Forecastle and Well Deck Hatches


Arun Vajpey

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I have read so many conflicting and in some cases contradictory statements about the hatch covers in the bow area that I do not know what to believe. So as to understand this issue correctly, I have asked a few questions and request specific answers please.
  • First off, what material were those hatch covers made out of?
  • Second, how deep did the holds underneath go? Did they extend all the way to Orlop deck or were there different levels?
  • Third, I have read that soon after the collision, the canvas cover over one of the hatches (I am not sure which) was tenting-up, indicating water entering the holds (which it did since the #1 and #2 holds flooded early). If this was the case, how was the displaced air getting past the closed hatch?
  • Fourth, was there any air left in either hold when the bow went under? If not, the scenario described by Paul Quinn in his book Titanic At Two am where he describes increased water pressure on the submerged bow eventually caused catastrophic failure of those hatch covers with consequent sudden flooding of the forward holds could not have occurred since they would have already been flooded to the top.
 

Jim Currie

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Hello Arun! I'll answer your questions if I can.

(1).. Hatch covers were made of portable oak boards about 2 feet wide and 8 feet long and not less than 2.5 inches thick. They were located between portable steel beams that spanned the hatch area. The whole was covered by three - one on the another - canvas tarpaulins. The tarps overlapped all round the hatch opening and were folded against the external coaming then held in place by wooden wedges.

(2).. If you click onto "Deck Plans" on the home page of this site, you will get a very good idea of the layout of the holds.

(3).. Not sure what Paul Quinn was describing. However, as the water entered the holds at lower levels, it would displace the air. The displaced air would be expelled through the hold ventilators. The hatch covers would also balloon due to the displaced air trying to get thought the spaced between the covered hatch boards. if the rate of flooding was too great for the ventilators, the hatch covers would eventually fail. However. Titanic's forward holds were divided into three vertical compartments... a lower hold and two tween-decks. The lower hold would fill first. Can't envisage Quinn's scenario. I imagine that the lower hatch covers would be overstowed with cargo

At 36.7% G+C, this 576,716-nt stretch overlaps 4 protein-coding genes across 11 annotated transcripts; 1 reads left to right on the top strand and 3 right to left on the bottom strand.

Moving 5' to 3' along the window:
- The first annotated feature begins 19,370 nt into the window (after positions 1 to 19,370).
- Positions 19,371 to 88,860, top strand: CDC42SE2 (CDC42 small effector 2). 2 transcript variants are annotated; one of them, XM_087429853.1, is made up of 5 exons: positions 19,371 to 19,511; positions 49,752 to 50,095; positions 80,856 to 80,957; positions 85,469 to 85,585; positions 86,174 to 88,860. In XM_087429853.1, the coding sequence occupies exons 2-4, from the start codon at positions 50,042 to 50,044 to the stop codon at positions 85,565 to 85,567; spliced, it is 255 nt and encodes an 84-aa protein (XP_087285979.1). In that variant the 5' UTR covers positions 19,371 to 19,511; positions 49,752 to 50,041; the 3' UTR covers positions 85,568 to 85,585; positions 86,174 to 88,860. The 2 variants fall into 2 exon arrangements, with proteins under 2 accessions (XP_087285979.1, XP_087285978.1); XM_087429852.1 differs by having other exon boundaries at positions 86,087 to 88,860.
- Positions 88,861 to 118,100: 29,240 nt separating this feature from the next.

Arun Vajpey

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Thanks Jim. If I understand you correctly, when water entered the lowermost compartment of the hold, it would displace the air within through the hatch of cover of that compartment, right? But for the displaced air to balloon the tarps on the forecastle and well decks, the displaced air would have to first enter the middle compartment and then through another hatch to the topmost compartment and finally through the exposed deck hatches. Since air is compressible to a degree, would it have reached the outer hatch covers so quickly? Also, if the lower two hatch covers were overstowed with cargo, would it not hinder the passage of air to some extent?

Is there any way to calculate the time around which the forward holds, all 3 levels of them, flooded completely? If that had happened before the bow went under, would the water not have started to come out of the outer hatches and so visible to the crew in the vicinity?
 

Jim Currie

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Hello Arun.

All dry cargo holds in ships are ventilated. The ventilators reach to the uppermost exposed deck. For instance, when No1 Lower Hold started to flood, the air in that hold would escape via the vents. If the rate of displacement was too great, then air pressure would build a little under the hatch covers. However, I do not think they would fail until the hold was fully flooded and the outside sea level was rising above the level of the hatch cover. The water pressure on the underside of the hatch covers would thereafter increase by 64 lbs/ft for ever foot increase in outside water level above the internal hatch cover levels. Failure would then be inevitable and due entirely to internal water pressure on the underside of the hatch cover. This type of failure would be progressive.
You must keep in mind that hatch covers are designed to stop water entering the hold from above. The system I described to you worked very well. Very often, solid seas would be shipped inboard onto the hatch covers. Seldom, if ever did they allow water to get into the cargo.

Once the lower hold covers failed, the process would begin once more.

Cargo in the holds would have been tight stowed or tied-down. The water would simply flow round and over it unless it was extremely buoyant and had room to move. Cargo in a hold is a decided + during such a sinking process because it maintains displacement and at the same time reduces the amount of free air in the hold.

I think we can safely say that when the outside water level was about 2 feet above the top of the hatch boards in the uppermost tween deck of Hold 2, then all hatchway covers below that level would have failed. These would include Holds No.1, No.2, and the lower covers to the bunker hold and the baggage hold.
 

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